If I had to break it down into thriving, striving and struggling, my life would be out of order.  Thriving would still be first; it’s the striving in the middle and struggling in the end which would change.  My struggling began at eleven-years-old.  That is the age at which my father left my mother to start a family with another woman.  More importantly, that is when he left me to struggle on my own with my mother.  Today is Mother’s Day, and I sent the obligatory card, empty of sentiment. I also called and left a message on her answering machine.  Whether she just didn’t want to take my call, isn’t home, is in the hospital, or is at a friend’s house, I will probably never know.  And so it goes, the cycle continues.  Each year it brings back all the memories of my youth, and there aren’t many good ones.  So you see, writing it down does make it real, in my mind at least.  I wasn’t beaten, locked up in a cell, tortured, or anything like that.  Nothing physical happened, but then physical scars fade after time.  For me, it’s about the memories that remain.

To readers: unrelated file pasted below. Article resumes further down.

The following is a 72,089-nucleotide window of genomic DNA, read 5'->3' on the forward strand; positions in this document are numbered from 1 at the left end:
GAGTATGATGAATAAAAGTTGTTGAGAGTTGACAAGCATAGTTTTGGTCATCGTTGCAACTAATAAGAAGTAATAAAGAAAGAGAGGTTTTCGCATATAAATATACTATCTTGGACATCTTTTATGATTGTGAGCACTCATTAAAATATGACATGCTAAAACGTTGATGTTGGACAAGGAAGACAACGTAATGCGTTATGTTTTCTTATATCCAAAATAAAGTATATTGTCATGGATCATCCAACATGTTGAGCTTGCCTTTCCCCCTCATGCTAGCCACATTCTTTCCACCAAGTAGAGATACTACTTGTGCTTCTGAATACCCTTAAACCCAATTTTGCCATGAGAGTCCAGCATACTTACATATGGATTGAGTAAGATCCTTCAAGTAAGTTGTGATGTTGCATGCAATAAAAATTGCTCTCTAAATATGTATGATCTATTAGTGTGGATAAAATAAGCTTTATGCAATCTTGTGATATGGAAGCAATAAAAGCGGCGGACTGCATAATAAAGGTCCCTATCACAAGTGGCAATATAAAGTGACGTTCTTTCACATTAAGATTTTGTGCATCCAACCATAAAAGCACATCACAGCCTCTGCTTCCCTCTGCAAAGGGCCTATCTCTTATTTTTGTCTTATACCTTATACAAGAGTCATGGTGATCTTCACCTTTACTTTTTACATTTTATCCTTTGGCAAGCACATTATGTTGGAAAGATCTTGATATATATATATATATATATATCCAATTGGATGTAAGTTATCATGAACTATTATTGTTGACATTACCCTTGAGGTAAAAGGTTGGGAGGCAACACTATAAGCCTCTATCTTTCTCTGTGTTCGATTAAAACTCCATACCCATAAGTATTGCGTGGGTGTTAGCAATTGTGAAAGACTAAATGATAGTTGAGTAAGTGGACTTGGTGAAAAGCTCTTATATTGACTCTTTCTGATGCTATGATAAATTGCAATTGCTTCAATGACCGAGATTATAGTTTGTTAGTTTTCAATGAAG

What doesn’t kill you makes you stronger, right? I could keep the clichés coming for a long time, trust me. I have become good at delivering funny stories and clichés, old sayings to make people laugh and hopefully not ask too many questions.  These make me appear ‘normal’ on the outside, at least I like to think so. Before Dad left, I thought we had it all: a double-wide trailer on a lot that was close to an acre, two nice cars, a camper, a boat, nice clothes, shoes, and a cat named Daisy (although, it was discovered later that Daisy was a Duke.)